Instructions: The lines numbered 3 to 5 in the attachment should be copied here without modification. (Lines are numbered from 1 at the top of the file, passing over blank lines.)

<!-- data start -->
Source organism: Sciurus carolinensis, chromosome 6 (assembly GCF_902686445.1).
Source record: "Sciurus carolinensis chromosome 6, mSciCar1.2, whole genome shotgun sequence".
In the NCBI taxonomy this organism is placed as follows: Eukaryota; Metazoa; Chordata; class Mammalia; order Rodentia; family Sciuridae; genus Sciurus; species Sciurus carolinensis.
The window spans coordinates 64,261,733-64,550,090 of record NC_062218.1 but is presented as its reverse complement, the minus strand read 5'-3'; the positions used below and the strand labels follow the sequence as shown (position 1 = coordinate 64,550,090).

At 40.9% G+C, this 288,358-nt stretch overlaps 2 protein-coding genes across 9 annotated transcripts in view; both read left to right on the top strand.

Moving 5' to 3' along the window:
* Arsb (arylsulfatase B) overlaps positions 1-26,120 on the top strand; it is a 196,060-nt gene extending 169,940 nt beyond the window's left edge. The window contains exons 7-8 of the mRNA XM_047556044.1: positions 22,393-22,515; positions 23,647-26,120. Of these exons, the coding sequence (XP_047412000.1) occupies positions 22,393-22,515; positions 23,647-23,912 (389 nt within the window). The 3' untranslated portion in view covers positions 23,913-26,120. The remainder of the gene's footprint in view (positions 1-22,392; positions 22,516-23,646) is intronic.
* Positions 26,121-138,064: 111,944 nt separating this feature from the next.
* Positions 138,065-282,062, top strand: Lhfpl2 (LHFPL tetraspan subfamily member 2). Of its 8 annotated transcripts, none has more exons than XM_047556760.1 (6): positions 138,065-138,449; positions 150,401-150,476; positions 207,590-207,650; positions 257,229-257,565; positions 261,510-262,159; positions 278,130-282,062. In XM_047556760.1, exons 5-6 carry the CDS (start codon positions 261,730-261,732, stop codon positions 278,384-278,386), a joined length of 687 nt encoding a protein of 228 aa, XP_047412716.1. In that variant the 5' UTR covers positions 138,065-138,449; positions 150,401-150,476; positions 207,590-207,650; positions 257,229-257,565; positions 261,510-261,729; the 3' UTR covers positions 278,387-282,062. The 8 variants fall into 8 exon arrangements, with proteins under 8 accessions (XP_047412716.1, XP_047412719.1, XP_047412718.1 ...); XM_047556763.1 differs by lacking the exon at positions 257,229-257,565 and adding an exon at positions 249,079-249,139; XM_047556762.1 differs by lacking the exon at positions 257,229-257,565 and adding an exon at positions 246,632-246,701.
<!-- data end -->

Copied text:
In the NCBI taxonomy this organism is placed as follows: Eukaryota; Metazoa; Chordata; class Mammalia; order Rodentia; family Sciuridae; genus Sciurus; species Sciurus carolinensis.
The window spans coordinates 64,261,733-64,550,090 of record NC_062218.1 but is presented as its reverse complement, the minus strand read 5'-3'; the positions used below and the strand labels follow the sequence as shown (position 1 = coordinate 64,550,090).

At 40.9% G+C, this 288,358-nt stretch overlaps 2 protein-coding genes across 9 annotated transcripts in view; both read left to right on the top strand.